It’s a day well spent when you learn something new. My learning for today was the word “kerfuffle“. Such a pleasant word for denoting a commotion or fuss caused by conflicting views. It can be described as a humorous-sounding word for a non-humorous situation. As the comic strip below reveals, it serves to lighten up the mood when venturing into serious topics.
Fuffle was first used in Scottish English, as early as the 16th century, as a verb meaning “to dishevel.” The addition of the prefix car- (possibly derived from a Scottish Gaelic word meaning “wrong” or “awkward”) didn’t change the meaning of the word considerably. In the 19th century carfuffle, with its variant curfuffle, became a noun, and in the 20th century it was embraced by a broader population of English speakers and standardized to kerfuffle. There is, however, some dispute among language historians over how the altered spelling came to be favored.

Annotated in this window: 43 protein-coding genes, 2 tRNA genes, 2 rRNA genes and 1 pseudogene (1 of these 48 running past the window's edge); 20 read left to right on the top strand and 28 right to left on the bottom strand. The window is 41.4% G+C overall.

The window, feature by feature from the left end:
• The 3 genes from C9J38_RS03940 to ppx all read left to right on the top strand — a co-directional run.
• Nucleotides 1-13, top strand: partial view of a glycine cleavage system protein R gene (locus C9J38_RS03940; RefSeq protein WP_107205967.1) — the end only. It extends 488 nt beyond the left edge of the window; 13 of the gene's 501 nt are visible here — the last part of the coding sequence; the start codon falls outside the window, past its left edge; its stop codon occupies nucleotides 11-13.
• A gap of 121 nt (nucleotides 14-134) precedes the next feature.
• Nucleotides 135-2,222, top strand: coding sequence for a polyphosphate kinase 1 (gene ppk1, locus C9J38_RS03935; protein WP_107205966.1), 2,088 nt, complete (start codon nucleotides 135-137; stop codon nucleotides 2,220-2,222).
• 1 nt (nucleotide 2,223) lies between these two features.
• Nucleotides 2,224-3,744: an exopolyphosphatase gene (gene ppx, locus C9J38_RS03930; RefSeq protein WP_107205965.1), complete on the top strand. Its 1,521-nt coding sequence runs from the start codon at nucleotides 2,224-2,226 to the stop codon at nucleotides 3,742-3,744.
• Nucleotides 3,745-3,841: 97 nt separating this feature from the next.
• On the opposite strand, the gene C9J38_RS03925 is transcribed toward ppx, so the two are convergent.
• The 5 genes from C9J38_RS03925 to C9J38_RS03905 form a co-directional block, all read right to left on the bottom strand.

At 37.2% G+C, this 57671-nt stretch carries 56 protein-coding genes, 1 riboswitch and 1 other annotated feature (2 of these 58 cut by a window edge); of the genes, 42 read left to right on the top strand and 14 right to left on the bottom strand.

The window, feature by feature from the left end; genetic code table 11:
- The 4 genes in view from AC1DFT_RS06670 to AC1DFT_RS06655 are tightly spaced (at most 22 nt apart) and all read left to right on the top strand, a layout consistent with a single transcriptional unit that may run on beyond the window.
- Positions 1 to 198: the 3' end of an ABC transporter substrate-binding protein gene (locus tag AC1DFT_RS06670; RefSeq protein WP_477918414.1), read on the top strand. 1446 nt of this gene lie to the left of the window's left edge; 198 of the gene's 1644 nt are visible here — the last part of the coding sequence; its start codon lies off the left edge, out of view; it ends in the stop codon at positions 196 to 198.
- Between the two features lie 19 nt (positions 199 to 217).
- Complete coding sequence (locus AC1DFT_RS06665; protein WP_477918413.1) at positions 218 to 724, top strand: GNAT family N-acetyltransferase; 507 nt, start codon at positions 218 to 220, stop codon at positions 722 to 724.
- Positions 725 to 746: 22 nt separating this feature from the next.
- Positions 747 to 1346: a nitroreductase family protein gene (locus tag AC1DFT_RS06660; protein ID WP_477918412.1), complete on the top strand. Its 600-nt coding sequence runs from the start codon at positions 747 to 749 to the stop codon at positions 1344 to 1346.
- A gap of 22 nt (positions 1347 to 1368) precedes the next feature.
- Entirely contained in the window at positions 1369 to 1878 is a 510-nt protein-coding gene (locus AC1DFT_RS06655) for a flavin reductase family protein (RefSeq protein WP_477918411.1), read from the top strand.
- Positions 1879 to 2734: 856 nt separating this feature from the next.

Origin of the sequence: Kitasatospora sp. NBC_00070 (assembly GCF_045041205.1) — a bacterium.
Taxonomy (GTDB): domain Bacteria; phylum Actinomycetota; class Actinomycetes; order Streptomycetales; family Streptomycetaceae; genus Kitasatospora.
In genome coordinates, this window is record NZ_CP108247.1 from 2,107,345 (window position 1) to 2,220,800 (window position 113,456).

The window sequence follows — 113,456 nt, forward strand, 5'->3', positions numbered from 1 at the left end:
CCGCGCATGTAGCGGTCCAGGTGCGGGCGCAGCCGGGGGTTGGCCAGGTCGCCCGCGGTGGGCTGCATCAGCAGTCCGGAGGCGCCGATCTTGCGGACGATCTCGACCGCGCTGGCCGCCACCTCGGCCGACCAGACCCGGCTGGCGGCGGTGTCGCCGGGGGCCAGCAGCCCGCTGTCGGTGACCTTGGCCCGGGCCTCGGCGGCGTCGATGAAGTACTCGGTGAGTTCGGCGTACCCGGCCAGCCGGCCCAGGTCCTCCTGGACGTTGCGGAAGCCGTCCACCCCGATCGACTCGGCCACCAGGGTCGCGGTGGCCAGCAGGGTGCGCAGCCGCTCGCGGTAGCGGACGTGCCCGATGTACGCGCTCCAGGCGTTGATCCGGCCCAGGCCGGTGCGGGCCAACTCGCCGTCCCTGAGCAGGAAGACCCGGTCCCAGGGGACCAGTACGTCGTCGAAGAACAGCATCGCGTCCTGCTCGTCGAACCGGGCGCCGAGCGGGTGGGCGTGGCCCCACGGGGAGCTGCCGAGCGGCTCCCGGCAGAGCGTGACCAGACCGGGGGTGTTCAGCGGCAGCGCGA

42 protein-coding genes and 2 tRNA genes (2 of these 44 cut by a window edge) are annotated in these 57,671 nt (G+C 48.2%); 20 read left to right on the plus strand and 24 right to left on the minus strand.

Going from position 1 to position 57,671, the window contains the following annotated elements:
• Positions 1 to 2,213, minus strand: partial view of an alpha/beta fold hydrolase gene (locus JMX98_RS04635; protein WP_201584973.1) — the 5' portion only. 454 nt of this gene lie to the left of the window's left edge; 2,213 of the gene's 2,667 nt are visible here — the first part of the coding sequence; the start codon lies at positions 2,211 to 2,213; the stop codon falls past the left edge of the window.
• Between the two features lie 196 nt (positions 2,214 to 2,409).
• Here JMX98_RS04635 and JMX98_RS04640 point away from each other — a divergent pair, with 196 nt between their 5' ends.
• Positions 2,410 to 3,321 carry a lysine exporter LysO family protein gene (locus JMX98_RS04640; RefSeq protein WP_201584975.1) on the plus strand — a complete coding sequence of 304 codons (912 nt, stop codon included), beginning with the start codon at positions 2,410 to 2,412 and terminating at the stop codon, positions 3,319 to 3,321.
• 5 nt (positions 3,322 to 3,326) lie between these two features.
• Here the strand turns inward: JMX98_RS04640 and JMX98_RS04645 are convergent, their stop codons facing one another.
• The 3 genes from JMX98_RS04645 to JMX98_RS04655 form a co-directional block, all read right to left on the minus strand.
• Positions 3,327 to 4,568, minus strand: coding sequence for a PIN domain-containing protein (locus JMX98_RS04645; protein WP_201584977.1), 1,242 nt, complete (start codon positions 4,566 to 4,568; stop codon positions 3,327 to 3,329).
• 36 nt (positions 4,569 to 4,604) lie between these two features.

Here’s another passage I found that extols it’s cheerfulness:
“Maud burst into the room causing such a kerfuffle you’d have thought someone had been murdered. Turned out one of the cupcakes for the tea break had been pilfered. ‘Tut, some people’ I said, discreetly brushing cake crumbs from my lap.”
And here’s some plain old fun usage of the word:
Kerfuffle is all around us. Who would have thought?!
Pingback to the ragtag daily prompt: